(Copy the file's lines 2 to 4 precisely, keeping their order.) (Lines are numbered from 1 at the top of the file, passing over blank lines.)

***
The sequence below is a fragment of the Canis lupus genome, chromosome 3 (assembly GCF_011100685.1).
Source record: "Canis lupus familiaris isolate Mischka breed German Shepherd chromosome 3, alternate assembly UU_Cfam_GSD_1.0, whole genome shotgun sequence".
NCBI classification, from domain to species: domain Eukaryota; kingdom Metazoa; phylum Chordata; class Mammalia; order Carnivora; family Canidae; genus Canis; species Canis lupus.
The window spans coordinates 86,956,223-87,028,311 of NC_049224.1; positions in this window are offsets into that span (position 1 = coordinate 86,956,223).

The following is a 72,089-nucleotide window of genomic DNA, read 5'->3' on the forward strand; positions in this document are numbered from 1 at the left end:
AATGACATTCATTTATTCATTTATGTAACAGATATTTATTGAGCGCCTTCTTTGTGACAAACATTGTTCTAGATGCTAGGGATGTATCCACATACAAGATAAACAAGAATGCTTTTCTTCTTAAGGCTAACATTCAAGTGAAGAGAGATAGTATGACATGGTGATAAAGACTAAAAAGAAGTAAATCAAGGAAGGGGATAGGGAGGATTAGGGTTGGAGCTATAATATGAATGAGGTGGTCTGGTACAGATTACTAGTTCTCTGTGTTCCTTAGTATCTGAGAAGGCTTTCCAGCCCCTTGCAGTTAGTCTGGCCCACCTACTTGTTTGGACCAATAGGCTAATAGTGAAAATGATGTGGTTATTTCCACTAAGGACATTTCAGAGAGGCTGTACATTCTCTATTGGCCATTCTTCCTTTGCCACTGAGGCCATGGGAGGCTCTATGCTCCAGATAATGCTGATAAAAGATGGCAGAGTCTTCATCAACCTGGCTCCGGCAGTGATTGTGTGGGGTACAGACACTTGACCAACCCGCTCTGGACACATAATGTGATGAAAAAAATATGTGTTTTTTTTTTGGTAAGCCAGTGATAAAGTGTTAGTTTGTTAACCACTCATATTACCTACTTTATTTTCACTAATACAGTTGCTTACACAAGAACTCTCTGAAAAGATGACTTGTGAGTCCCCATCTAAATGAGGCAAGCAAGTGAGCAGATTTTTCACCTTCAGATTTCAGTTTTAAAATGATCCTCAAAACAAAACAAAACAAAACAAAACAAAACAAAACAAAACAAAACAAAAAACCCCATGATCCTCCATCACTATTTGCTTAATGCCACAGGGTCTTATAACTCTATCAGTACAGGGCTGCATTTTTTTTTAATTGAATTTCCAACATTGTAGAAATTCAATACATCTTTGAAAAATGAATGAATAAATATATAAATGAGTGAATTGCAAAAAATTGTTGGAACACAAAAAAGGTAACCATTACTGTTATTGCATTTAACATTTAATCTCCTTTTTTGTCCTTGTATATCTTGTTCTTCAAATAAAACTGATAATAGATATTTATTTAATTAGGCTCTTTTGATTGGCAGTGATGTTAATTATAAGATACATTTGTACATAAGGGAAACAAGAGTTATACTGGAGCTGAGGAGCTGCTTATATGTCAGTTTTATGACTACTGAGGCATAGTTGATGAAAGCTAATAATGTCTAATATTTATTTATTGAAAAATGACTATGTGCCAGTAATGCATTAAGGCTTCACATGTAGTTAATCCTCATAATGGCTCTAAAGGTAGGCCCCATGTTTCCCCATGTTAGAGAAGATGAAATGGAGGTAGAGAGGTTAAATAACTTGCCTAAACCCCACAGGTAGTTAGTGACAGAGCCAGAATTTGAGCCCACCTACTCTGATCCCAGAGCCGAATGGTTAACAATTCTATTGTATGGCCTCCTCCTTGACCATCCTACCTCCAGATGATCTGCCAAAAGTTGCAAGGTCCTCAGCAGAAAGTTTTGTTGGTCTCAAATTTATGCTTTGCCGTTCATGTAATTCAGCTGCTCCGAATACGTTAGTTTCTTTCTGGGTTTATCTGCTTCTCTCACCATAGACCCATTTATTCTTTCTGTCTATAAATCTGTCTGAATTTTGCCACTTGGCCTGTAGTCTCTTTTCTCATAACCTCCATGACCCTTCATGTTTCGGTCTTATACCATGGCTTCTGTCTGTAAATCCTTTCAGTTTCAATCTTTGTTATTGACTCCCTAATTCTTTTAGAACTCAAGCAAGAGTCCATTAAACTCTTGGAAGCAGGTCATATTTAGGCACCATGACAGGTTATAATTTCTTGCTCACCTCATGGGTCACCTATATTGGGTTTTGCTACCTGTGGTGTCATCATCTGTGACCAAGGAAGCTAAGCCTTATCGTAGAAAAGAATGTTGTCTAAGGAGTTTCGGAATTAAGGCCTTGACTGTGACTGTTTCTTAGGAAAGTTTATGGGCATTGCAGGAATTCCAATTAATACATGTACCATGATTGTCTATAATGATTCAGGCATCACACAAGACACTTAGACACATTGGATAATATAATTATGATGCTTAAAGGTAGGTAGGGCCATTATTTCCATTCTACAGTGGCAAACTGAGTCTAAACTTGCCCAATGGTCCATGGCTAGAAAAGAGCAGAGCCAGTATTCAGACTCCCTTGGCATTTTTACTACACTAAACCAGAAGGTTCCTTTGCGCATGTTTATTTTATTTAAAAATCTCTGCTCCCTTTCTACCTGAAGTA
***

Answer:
Source record: "Canis lupus familiaris isolate Mischka breed German Shepherd chromosome 3, alternate assembly UU_Cfam_GSD_1.0, whole genome shotgun sequence".
NCBI classification, from domain to species: domain Eukaryota; kingdom Metazoa; phylum Chordata; class Mammalia; order Carnivora; family Canidae; genus Canis; species Canis lupus.
The window spans coordinates 86,956,223-87,028,311 of NC_049224.1; positions in this window are offsets into that span (position 1 = coordinate 86,956,223).